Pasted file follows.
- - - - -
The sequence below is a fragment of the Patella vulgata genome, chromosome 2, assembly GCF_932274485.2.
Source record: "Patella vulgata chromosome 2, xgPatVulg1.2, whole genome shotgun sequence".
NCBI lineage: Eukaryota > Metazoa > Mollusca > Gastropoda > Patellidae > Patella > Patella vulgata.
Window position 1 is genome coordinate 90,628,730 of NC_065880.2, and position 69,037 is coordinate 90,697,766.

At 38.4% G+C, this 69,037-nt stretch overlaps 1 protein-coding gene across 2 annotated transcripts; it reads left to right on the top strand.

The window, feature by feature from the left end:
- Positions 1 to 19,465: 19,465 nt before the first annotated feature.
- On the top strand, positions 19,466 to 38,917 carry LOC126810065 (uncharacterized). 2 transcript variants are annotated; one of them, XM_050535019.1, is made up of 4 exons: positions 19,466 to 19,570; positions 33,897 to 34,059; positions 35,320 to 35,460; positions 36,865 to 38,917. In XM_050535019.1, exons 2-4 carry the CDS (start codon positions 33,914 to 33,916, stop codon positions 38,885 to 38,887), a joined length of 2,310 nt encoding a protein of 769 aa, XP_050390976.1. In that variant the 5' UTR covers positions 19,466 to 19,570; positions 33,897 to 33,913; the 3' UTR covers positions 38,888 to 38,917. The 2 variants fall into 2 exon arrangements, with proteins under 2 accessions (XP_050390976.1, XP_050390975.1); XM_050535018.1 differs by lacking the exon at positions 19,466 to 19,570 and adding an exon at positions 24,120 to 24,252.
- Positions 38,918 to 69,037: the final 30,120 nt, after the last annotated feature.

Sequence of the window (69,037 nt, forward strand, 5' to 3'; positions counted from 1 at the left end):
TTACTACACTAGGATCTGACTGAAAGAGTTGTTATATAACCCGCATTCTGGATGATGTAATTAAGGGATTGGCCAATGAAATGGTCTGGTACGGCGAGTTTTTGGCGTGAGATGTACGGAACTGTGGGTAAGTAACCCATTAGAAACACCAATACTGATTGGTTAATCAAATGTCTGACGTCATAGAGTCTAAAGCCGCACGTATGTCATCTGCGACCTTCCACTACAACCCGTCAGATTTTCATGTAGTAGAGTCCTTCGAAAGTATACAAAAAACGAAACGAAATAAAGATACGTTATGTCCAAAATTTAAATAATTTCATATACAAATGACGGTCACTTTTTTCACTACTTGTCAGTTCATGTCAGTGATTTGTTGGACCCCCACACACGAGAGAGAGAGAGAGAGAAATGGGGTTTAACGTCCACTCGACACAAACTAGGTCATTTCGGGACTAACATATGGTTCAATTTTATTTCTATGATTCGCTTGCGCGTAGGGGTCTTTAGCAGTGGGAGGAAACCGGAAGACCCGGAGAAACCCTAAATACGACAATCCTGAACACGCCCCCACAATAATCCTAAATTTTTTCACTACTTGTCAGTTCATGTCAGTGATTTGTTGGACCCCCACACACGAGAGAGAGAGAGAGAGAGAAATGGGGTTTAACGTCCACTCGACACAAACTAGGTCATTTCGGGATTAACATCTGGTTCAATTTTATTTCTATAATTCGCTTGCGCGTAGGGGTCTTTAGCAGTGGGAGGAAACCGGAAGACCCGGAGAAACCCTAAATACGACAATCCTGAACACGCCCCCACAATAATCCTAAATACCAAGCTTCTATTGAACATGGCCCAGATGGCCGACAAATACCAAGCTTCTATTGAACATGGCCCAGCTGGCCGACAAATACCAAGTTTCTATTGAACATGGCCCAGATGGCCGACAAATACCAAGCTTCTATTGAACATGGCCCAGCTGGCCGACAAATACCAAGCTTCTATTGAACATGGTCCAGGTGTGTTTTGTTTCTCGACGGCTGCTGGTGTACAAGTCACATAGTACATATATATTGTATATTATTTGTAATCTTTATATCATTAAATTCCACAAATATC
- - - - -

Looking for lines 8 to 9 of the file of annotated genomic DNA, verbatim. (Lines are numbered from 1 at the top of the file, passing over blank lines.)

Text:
- On the top strand, positions 19,466 to 38,917 carry LOC126810065 (uncharacterized). 2 transcript variants are annotated; one of them, XM_050535019.1, is made up of 4 exons: positions 19,466 to 19,570; positions 33,897 to 34,059; positions 35,320 to 35,460; positions 36,865 to 38,917. In XM_050535019.1, exons 2-4 carry the CDS (start codon positions 33,914 to 33,916, stop codon positions 38,885 to 38,887), a joined length of 2,310 nt encoding a protein of 769 aa, XP_050390976.1. In that variant the 5' UTR covers positions 19,466 to 19,570; positions 33,897 to 33,913; the 3' UTR covers positions 38,888 to 38,917. The 2 variants fall into 2 exon arrangements, with proteins under 2 accessions (XP_050390976.1, XP_050390975.1); XM_050535018.1 differs by lacking the exon at positions 19,466 to 19,570 and adding an exon at positions 24,120 to 24,252.
- Positions 38,918 to 69,037: the final 30,120 nt, after the last annotated feature.